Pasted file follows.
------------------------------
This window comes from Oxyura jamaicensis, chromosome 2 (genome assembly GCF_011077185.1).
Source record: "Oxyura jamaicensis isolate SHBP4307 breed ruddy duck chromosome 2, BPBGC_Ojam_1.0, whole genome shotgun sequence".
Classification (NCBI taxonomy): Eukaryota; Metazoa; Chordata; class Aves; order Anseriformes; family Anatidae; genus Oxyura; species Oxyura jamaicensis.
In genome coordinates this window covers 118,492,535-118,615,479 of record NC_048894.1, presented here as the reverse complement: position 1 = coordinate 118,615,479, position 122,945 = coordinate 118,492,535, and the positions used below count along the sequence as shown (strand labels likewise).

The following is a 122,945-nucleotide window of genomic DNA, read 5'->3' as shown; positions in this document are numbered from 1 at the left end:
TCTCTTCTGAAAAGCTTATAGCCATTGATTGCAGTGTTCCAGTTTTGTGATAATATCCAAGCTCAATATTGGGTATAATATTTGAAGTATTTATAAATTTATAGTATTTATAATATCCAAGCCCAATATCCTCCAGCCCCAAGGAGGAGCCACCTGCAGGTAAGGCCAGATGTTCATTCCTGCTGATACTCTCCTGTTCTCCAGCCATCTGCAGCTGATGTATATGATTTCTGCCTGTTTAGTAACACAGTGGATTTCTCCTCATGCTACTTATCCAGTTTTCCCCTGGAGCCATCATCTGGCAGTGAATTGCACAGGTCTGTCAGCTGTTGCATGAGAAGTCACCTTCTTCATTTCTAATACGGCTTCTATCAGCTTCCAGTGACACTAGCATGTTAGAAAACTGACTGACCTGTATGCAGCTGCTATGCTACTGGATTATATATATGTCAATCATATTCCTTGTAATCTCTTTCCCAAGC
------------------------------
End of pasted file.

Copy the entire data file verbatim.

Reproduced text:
This window comes from Oxyura jamaicensis, chromosome 2 (genome assembly GCF_011077185.1).
Source record: "Oxyura jamaicensis isolate SHBP4307 breed ruddy duck chromosome 2, BPBGC_Ojam_1.0, whole genome shotgun sequence".
Classification (NCBI taxonomy): Eukaryota; Metazoa; Chordata; class Aves; order Anseriformes; family Anatidae; genus Oxyura; species Oxyura jamaicensis.
In genome coordinates this window covers 118,492,535-118,615,479 of record NC_048894.1, presented here as the reverse complement: position 1 = coordinate 118,615,479, position 122,945 = coordinate 118,492,535, and the positions used below count along the sequence as shown (strand labels likewise).

The following is a 122,945-nucleotide window of genomic DNA, read 5'->3' as shown; positions in this document are numbered from 1 at the left end:
TCTCTTCTGAAAAGCTTATAGCCATTGATTGCAGTGTTCCAGTTTTGTGATAATATCCAAGCTCAATATTGGGTATAATATTTGAAGTATTTATAAATTTATAGTATTTATAATATCCAAGCCCAATATCCTCCAGCCCCAAGGAGGAGCCACCTGCAGGTAAGGCCAGATGTTCATTCCTGCTGATACTCTCCTGTTCTCCAGCCATCTGCAGCTGATGTATATGATTTCTGCCTGTTTAGTAACACAGTGGATTTCTCCTCATGCTACTTATCCAGTTTTCCCCTGGAGCCATCATCTGGCAGTGAATTGCACAGGTCTGTCAGCTGTTGCATGAGAAGTCACCTTCTTCATTTCTAATACGGCTTCTATCAGCTTCCAGTGACACTAGCATGTTAGAAAACTGACTGACCTGTATGCAGCTGCTATGCTACTGGATTATATATATGTCAATCATATTCCTTGTAATCTCTTTCCCAAGC